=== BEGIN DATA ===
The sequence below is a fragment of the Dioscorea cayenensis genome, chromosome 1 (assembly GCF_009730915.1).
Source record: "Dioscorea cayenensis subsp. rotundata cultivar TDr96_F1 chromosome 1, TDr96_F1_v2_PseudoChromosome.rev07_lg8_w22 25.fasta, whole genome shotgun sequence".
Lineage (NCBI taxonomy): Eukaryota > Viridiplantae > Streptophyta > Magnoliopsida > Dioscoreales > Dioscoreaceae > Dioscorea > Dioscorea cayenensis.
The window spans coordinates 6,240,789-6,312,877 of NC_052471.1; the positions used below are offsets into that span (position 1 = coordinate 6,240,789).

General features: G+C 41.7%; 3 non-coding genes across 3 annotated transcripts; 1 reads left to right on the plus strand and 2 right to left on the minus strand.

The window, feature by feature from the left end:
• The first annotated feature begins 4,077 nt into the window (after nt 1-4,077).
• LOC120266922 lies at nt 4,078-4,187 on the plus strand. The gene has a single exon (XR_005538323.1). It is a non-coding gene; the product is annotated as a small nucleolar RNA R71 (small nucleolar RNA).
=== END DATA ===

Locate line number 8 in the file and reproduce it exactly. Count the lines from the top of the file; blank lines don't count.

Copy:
• LOC120266922 lies at nt 4,078-4,187 on the plus strand. The gene has a single exon (XR_005538323.1). It is a non-coding gene; the product is annotated as a small nucleolar RNA R71 (small nucleolar RNA).